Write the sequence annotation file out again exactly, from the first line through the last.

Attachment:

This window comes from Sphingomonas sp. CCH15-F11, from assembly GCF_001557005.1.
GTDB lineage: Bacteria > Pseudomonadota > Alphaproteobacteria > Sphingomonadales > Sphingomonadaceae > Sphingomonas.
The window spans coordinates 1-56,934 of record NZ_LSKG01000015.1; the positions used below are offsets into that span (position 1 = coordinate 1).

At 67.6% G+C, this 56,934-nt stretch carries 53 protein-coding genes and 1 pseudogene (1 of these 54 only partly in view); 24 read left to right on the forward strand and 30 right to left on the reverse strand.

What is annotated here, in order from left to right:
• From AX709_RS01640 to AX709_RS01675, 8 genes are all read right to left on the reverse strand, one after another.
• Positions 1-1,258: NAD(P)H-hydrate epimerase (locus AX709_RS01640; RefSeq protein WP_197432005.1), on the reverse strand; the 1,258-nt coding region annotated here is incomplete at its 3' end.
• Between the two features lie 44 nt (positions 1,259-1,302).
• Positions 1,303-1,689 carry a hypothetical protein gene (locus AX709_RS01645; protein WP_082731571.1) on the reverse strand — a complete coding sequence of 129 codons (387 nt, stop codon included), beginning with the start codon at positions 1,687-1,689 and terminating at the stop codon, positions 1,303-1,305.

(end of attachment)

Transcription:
This window comes from Sphingomonas sp. CCH15-F11, from assembly GCF_001557005.1.
GTDB lineage: Bacteria > Pseudomonadota > Alphaproteobacteria > Sphingomonadales > Sphingomonadaceae > Sphingomonas.
The window spans coordinates 1-56,934 of record NZ_LSKG01000015.1; the positions used below are offsets into that span (position 1 = coordinate 1).

At 67.6% G+C, this 56,934-nt stretch carries 53 protein-coding genes and 1 pseudogene (1 of these 54 only partly in view); 24 read left to right on the forward strand and 30 right to left on the reverse strand.

What is annotated here, in order from left to right:
• From AX709_RS01640 to AX709_RS01675, 8 genes are all read right to left on the reverse strand, one after another.
• Positions 1-1,258: NAD(P)H-hydrate epimerase (locus AX709_RS01640; RefSeq protein WP_197432005.1), on the reverse strand; the 1,258-nt coding region annotated here is incomplete at its 3' end.
• Between the two features lie 44 nt (positions 1,259-1,302).
• Positions 1,303-1,689 carry a hypothetical protein gene (locus AX709_RS01645; protein WP_082731571.1) on the reverse strand — a complete coding sequence of 129 codons (387 nt, stop codon included), beginning with the start codon at positions 1,687-1,689 and terminating at the stop codon, positions 1,303-1,305.